Legal battles for gender equality didn’t begin with the Women’s Movement of the 1960s. But it laid the groundwork for the historic 1972 Supreme Court decision that made gender discrimination unconstitutional. That case was successfully argued by then-38-year old Brooklyn-born attorney Ruth Bader Ginsburg. It set precedent for another ruling a few years later that men should also be eligible for their wives’ survivor benefits. She won five out of the six gender discrimination cases she argued before the Supreme Court.
Ruth Bader Ginsburg
Ruth Bader Ginsburg, the “notorious” RBG, was a trailblazing force for equality. She was director of the ACLU Women’s Rights Project. She argued 6 cases before the Supreme Court, winning five of them. In 1993, she was appointed to the Supreme Court in 1993. She died in 2020 at the age of 87.
Was great hearing Justice Ruth Bader Ginsburg on airwaves tonight. Bravo!
Linda N. Hollifield –
Dear Mr Barsamian,
I listened to Ruth Bader Ginsburg last night on AR. She is such an intelligent woman and an amazing speaker. Everything she said was clear and concise. She answered every question directly and in detail. A few years ago I read a book about the Supreme Court Justices. At that time Justice Scalia was still alive. It was very interesting reading and I wish I could remember the title.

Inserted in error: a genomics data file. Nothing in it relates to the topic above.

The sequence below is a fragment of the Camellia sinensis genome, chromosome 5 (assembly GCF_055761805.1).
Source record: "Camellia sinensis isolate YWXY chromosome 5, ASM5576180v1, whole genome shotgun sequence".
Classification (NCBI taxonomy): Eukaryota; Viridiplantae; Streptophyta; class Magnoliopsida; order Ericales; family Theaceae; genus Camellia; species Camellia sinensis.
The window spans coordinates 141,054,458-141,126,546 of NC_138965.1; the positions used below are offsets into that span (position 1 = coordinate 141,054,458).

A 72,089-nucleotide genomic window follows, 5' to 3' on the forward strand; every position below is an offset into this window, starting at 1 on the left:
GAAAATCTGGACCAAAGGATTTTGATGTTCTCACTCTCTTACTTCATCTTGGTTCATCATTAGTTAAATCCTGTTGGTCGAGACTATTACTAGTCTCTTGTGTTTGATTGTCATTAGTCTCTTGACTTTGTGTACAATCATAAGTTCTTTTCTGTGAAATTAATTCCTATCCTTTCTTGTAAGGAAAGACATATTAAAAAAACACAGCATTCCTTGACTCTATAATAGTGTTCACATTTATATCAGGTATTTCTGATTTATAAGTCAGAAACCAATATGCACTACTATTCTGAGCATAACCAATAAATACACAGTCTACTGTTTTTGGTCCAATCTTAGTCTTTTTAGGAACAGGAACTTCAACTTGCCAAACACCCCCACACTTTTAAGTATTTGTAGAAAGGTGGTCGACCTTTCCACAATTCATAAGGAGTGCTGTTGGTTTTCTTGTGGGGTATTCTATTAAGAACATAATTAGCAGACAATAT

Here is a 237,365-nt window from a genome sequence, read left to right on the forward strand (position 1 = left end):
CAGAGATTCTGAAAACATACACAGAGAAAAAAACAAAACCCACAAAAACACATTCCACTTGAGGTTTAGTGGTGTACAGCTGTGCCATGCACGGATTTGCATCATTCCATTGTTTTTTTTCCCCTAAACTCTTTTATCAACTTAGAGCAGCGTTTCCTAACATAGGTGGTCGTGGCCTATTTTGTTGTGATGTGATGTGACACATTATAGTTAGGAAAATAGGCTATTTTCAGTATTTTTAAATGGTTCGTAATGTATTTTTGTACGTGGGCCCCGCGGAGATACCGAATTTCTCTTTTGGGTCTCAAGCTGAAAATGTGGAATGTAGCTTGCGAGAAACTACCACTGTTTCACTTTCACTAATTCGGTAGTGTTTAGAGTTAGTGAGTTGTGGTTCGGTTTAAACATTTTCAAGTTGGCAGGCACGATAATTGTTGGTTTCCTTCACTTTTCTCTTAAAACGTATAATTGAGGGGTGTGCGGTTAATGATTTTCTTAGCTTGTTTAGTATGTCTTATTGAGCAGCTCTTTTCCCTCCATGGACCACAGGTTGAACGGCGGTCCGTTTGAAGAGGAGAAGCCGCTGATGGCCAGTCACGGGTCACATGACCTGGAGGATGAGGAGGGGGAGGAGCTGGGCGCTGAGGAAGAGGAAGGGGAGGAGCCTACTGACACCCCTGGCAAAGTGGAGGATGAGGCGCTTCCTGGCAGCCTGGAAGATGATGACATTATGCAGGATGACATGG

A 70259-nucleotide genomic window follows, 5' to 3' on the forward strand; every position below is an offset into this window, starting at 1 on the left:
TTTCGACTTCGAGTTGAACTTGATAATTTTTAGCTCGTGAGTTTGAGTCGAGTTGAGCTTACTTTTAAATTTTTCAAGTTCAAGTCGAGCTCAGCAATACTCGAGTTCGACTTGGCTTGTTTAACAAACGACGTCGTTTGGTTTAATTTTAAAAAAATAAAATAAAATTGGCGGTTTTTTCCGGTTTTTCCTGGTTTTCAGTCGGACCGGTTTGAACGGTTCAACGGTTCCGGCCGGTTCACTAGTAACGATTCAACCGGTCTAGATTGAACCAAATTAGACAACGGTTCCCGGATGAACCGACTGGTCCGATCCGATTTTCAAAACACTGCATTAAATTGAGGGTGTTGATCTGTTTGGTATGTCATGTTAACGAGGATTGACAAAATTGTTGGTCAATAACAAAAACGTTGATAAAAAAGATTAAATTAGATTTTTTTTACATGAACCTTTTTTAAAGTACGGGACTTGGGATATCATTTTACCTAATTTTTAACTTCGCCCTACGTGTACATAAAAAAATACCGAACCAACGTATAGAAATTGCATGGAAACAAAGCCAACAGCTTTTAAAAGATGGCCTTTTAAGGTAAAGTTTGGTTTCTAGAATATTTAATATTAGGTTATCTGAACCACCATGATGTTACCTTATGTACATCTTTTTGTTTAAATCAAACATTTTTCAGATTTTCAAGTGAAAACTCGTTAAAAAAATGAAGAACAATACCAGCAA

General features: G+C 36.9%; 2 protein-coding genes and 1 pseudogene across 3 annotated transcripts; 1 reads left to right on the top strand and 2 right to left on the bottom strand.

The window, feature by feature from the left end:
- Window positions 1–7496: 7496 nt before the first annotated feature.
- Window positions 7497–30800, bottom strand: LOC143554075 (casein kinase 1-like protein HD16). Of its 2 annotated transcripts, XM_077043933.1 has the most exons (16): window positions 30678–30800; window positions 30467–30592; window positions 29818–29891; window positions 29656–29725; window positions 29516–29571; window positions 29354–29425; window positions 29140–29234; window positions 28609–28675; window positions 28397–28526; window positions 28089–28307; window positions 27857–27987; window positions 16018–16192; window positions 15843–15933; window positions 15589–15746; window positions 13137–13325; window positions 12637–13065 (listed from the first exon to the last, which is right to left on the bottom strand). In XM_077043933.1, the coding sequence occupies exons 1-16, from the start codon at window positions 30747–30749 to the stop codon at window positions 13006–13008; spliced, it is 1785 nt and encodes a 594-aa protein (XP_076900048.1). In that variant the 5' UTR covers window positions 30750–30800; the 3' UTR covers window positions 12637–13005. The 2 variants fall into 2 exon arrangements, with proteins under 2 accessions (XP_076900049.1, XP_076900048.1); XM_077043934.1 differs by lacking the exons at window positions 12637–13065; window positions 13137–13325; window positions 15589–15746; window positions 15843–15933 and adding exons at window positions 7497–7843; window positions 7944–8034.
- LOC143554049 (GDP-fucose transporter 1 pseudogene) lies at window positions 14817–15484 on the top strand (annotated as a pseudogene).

I am so glad that Justice Ginsburg is staying on the Supreme Court we need her now more than ever.
Sincerely, Linda Hollifield
Bob Filipovich –
I have never heard such a clear explanation of what “equality” entails, or what judges and justices may talk about in public forums (including during nominee hearings), or what “professional” really means. Every word matters.
Marion Seymour –
One of the best yet! and they are all good. Am sending for a copy for a friend.